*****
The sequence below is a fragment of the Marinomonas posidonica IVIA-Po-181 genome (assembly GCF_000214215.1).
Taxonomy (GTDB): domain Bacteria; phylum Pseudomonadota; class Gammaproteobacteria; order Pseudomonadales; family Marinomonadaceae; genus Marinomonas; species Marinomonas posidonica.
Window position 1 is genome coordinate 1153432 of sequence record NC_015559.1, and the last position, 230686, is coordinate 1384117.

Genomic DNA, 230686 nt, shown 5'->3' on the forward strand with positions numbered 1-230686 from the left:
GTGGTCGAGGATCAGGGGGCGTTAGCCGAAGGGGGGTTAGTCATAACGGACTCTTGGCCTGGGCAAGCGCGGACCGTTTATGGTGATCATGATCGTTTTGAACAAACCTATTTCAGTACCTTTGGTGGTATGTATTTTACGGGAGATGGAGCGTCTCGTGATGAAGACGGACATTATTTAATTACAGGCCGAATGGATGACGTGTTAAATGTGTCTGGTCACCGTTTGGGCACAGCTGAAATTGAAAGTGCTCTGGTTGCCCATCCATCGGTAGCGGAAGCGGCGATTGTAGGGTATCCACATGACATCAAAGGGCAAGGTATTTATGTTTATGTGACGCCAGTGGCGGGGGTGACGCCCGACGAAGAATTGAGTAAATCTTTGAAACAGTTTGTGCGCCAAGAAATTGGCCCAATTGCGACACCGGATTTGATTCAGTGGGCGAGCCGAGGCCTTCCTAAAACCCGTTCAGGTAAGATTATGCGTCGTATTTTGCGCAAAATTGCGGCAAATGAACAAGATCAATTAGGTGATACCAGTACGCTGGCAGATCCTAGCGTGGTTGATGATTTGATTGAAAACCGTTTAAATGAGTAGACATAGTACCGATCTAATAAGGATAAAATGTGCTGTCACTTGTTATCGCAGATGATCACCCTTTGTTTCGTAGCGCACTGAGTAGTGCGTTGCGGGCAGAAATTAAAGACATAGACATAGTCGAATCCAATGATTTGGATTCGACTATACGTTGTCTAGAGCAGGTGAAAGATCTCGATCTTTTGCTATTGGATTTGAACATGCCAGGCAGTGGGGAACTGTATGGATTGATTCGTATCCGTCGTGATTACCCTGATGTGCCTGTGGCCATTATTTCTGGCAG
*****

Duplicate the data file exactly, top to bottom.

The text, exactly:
The sequence below is a fragment of the Marinomonas posidonica IVIA-Po-181 genome (assembly GCF_000214215.1).
Taxonomy (GTDB): domain Bacteria; phylum Pseudomonadota; class Gammaproteobacteria; order Pseudomonadales; family Marinomonadaceae; genus Marinomonas; species Marinomonas posidonica.
Window position 1 is genome coordinate 1153432 of sequence record NC_015559.1, and the last position, 230686, is coordinate 1384117.

Genomic DNA, 230686 nt, shown 5'->3' on the forward strand with positions numbered 1-230686 from the left:
GTGGTCGAGGATCAGGGGGCGTTAGCCGAAGGGGGGTTAGTCATAACGGACTCTTGGCCTGGGCAAGCGCGGACCGTTTATGGTGATCATGATCGTTTTGAACAAACCTATTTCAGTACCTTTGGTGGTATGTATTTTACGGGAGATGGAGCGTCTCGTGATGAAGACGGACATTATTTAATTACAGGCCGAATGGATGACGTGTTAAATGTGTCTGGTCACCGTTTGGGCACAGCTGAAATTGAAAGTGCTCTGGTTGCCCATCCATCGGTAGCGGAAGCGGCGATTGTAGGGTATCCACATGACATCAAAGGGCAAGGTATTTATGTTTATGTGACGCCAGTGGCGGGGGTGACGCCCGACGAAGAATTGAGTAAATCTTTGAAACAGTTTGTGCGCCAAGAAATTGGCCCAATTGCGACACCGGATTTGATTCAGTGGGCGAGCCGAGGCCTTCCTAAAACCCGTTCAGGTAAGATTATGCGTCGTATTTTGCGCAAAATTGCGGCAAATGAACAAGATCAATTAGGTGATACCAGTACGCTGGCAGATCCTAGCGTGGTTGATGATTTGATTGAAAACCGTTTAAATGAGTAGACATAGTACCGATCTAATAAGGATAAAATGTGCTGTCACTTGTTATCGCAGATGATCACCCTTTGTTTCGTAGCGCACTGAGTAGTGCGTTGCGGGCAGAAATTAAAGACATAGACATAGTCGAATCCAATGATTTGGATTCGACTATACGTTGTCTAGAGCAGGTGAAAGATCTCGATCTTTTGCTATTGGATTTGAACATGCCAGGCAGTGGGGAACTGTATGGATTGATTCGTATCCGTCGTGATTACCCTGATGTGCCTGTGGCCATTATTTCTGGCAG